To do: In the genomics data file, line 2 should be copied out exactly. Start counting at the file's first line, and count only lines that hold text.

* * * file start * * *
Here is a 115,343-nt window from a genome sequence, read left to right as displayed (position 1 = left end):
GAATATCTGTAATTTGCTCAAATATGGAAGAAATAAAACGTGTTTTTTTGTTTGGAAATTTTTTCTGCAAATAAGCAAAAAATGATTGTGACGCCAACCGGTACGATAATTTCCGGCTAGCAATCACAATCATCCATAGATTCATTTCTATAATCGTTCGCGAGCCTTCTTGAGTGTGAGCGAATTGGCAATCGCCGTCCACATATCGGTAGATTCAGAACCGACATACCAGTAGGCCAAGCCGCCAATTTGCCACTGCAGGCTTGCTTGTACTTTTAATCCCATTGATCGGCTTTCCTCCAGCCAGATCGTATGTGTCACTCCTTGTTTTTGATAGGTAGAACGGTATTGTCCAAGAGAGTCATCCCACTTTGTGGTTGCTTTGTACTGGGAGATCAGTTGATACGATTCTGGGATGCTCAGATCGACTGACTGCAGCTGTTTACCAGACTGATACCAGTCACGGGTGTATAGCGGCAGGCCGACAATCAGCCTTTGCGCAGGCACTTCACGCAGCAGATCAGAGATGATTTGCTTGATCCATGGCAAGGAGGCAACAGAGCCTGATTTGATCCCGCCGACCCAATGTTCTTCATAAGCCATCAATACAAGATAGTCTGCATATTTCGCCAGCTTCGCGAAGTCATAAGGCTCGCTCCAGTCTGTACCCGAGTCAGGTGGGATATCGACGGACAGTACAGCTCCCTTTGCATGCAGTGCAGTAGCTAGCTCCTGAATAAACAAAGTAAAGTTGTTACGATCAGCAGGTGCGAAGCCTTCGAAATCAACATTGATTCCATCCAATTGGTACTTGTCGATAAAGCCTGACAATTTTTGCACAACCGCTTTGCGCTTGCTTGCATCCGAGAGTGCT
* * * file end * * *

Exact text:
GAATATCTGTAATTTGCTCAAATATGGAAGAAATAAAACGTGTTTTTTTGTTTGGAAATTTTTTCTGCAAATAAGCAAAAAATGATTGTGACGCCAACCGGTACGATAATTTCCGGCTAGCAATCACAATCATCCATAGATTCATTTCTATAATCGTTCGCGAGCCTTCTTGAGTGTGAGCGAATTGGCAATCGCCGTCCACATATCGGTAGATTCAGAACCGACATACCAGTAGGCCAAGCCGCCAATTTGCCACTGCAGGCTTGCTTGTACTTTTAATCCCATTGATCGGCTTTCCTCCAGCCAGATCGTATGTGTCACTCCTTGTTTTTGATAGGTAGAACGGTATTGTCCAAGAGAGTCATCCCACTTTGTGGTTGCTTTGTACTGGGAGATCAGTTGATACGATTCTGGGATGCTCAGATCGACTGACTGCAGCTGTTTACCAGACTGATACCAGTCACGGGTGTATAGCGGCAGGCCGACAATCAGCCTTTGCGCAGGCACTTCACGCAGCAGATCAGAGATGATTTGCTTGATCCATGGCAAGGAGGCAACAGAGCCTGATTTGATCCCGCCGACCCAATGTTCTTCATAAGCCATCAATACAAGATAGTCTGCATATTTCGCCAGCTTCGCGAAGTCATAAGGCTCGCTCCAGTCTGTACCCGAGTCAGGTGGGATATCGACGGACAGTACAGCTCCCTTTGCATGCAGTGCAGTAGCTAGCTCCTGAATAAACAAAGTAAAGTTGTTACGATCAGCAGGTGCGAAGCCTTCGAAATCAACATTGATTCCATCCAATTGGTACTTGTCGATAAAGCCTGACAATTTTTGCACAACCGCTTTGCGCTTGCTTGCATCCGAGAGTGCT